It sounded like a good idea to Daisy, but she also knew, as Grace did, that it was precisely the sort of book academics frowned upon, and she was worried about Grace’s determination to finish it. Daisy thought it would be more sensible to concentrate on one manuscript at a time, and get the dry epic that everyone was expecting out of the way first. Perhaps it would have been completed by now if Grace could focus on one project at a time, rather than it currently being a year in the preparation without a final result in sight. Daisy suspected Grace’s boss had no idea what she was really up to. After all, she was using the same lifetime of research for both manuscripts. She also had an underlying suspicion that subconsciously Grace didn’t want to finish either the textbook or the novel; that her friend was afraid to finish them. After all, what would she fill her hours with once they were done?
Daisy’s mobile began to play a tinny version of Nellie the Elephant. She hastily plopped a small black guinea pig, which she’d temporarily called Charcoal, into a run with his numerous friends, and fished her phone from her dungarees pocket.
‘Hi honey, you OK?’
‘Just delivering the tribe to their outside quarters, then I’m off to face the horror that is dress shopping.’
Her future husband laughed, ‘You’ll be fine. You’re just a bit rusty, that’s all.’
‘Rusty! I haven’t owned a dress since I went to parties as a small child. Thirty-odd years ago!’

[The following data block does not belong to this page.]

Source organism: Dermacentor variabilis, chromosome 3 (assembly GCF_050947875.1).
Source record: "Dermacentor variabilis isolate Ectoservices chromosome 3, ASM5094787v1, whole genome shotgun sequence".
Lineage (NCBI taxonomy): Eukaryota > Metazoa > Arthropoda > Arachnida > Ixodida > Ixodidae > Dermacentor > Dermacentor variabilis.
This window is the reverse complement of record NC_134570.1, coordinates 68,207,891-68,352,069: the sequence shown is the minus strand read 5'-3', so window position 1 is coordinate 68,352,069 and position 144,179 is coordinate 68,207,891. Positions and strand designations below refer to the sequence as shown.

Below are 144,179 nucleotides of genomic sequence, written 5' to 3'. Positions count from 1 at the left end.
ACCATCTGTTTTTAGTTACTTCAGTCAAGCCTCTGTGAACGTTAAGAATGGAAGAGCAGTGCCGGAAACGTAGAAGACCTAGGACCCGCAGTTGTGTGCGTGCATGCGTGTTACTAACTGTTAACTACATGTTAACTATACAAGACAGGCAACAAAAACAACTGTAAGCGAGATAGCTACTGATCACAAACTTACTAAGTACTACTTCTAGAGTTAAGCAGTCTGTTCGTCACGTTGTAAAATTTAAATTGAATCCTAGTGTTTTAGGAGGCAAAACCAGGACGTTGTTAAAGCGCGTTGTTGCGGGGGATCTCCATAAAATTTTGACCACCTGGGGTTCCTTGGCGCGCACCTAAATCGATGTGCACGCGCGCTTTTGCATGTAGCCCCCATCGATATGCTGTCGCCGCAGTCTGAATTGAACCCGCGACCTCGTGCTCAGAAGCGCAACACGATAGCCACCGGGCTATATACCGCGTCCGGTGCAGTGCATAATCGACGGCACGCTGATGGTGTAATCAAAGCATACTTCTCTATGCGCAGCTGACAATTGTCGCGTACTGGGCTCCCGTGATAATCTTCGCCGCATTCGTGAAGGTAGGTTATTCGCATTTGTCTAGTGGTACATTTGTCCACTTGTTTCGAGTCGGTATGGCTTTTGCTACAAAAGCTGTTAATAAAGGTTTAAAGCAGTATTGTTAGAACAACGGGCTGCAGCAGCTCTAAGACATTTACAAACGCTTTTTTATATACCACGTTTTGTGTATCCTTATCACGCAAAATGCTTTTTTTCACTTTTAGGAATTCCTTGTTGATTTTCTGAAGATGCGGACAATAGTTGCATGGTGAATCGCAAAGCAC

‘I don’t understand why you don’t go with Grace at the weekend. It would be easier together wouldn’t it?’
Daisy sighed, ‘I’d love to go with her, but I’ll never get her away from her work more than once this month, and I’ve yet to arrange a date for her to buy a bridesmaid outfit.’
‘Well, good luck, babe. I’m off to rob some bulls of their manhood.’
Daisy giggled, ‘Have fun. Oh, why did you call by the way?’
‘Just wanted to hear your voice, nothing else.’
‘Oh cute – ta.’
‘Idiot! Enjoy shopping.’
As she clicked her battered blue mobile shut and slid it back into her working clothes, Daisy thought of Grace again. Perhaps she should accidentally invite loads of single men to the wedding to tempt her friend with. The trouble was, unless they wore Lincoln Green, and carried a bow and quiver of arrows, Daisy very much doubted whether Grace would even notice they were there…
If that extract has whetted your appetite for more, Romancing Robin Hood is available in paperback, and e-formats from all good retailers- including-
Happy Valentine’s Day,